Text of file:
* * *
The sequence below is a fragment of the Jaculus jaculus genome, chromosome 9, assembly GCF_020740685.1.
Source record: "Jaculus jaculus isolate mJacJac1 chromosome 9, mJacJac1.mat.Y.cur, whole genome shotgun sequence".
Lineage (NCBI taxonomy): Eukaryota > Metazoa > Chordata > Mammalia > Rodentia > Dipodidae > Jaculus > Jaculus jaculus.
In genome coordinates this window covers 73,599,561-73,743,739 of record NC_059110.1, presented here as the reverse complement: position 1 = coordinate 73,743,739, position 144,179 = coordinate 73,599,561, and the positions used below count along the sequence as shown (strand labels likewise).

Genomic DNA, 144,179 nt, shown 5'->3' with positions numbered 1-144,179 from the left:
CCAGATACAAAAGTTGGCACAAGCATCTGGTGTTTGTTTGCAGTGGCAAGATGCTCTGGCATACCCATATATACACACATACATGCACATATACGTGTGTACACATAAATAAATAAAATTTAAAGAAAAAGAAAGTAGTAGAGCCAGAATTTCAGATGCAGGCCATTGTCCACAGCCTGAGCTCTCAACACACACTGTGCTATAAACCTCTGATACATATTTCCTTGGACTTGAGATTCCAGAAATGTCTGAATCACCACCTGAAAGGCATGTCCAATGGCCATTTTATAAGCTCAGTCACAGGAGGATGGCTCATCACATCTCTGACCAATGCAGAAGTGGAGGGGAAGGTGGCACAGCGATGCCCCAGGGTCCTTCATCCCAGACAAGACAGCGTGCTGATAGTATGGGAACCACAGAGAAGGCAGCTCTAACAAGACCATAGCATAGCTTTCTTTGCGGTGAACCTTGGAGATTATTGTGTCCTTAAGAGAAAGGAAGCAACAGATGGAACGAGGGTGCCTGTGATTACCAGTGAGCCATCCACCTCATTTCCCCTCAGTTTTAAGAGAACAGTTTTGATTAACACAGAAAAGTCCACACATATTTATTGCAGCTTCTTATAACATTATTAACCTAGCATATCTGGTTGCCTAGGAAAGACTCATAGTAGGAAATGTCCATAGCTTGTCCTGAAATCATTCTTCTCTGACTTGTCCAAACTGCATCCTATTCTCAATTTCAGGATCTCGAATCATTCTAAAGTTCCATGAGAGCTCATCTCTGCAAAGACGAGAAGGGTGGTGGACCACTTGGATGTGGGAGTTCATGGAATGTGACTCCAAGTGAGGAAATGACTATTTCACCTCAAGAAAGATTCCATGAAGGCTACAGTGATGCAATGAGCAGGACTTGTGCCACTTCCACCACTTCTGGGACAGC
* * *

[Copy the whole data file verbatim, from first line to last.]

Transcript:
The sequence below is a fragment of the Jaculus jaculus genome, chromosome 9, assembly GCF_020740685.1.
Source record: "Jaculus jaculus isolate mJacJac1 chromosome 9, mJacJac1.mat.Y.cur, whole genome shotgun sequence".
Lineage (NCBI taxonomy): Eukaryota > Metazoa > Chordata > Mammalia > Rodentia > Dipodidae > Jaculus > Jaculus jaculus.
In genome coordinates this window covers 73,599,561-73,743,739 of record NC_059110.1, presented here as the reverse complement: position 1 = coordinate 73,743,739, position 144,179 = coordinate 73,599,561, and the positions used below count along the sequence as shown (strand labels likewise).

Genomic DNA, 144,179 nt, shown 5'->3' with positions numbered 1-144,179 from the left:
CCAGATACAAAAGTTGGCACAAGCATCTGGTGTTTGTTTGCAGTGGCAAGATGCTCTGGCATACCCATATATACACACATACATGCACATATACGTGTGTACACATAAATAAATAAAATTTAAAGAAAAAGAAAGTAGTAGAGCCAGAATTTCAGATGCAGGCCATTGTCCACAGCCTGAGCTCTCAACACACACTGTGCTATAAACCTCTGATACATATTTCCTTGGACTTGAGATTCCAGAAATGTCTGAATCACCACCTGAAAGGCATGTCCAATGGCCATTTTATAAGCTCAGTCACAGGAGGATGGCTCATCACATCTCTGACCAATGCAGAAGTGGAGGGGAAGGTGGCACAGCGATGCCCCAGGGTCCTTCATCCCAGACAAGACAGCGTGCTGATAGTATGGGAACCACAGAGAAGGCAGCTCTAACAAGACCATAGCATAGCTTTCTTTGCGGTGAACCTTGGAGATTATTGTGTCCTTAAGAGAAAGGAAGCAACAGATGGAACGAGGGTGCCTGTGATTACCAGTGAGCCATCCACCTCATTTCCCCTCAGTTTTAAGAGAACAGTTTTGATTAACACAGAAAAGTCCACACATATTTATTGCAGCTTCTTATAACATTATTAACCTAGCATATCTGGTTGCCTAGGAAAGACTCATAGTAGGAAATGTCCATAGCTTGTCCTGAAATCATTCTTCTCTGACTTGTCCAAACTGCATCCTATTCTCAATTTCAGGATCTCGAATCATTCTAAAGTTCCATGAGAGCTCATCTCTGCAAAGACGAGAAGGGTGGTGGACCACTTGGATGTGGGAGTTCATGGAATGTGACTCCAAGTGAGGAAATGACTATTTCACCTCAAGAAAGATTCCATGAAGGCTACAGTGATGCAATGAGCAGGACTTGTGCCACTTCCACCACTTCTGGGACAGC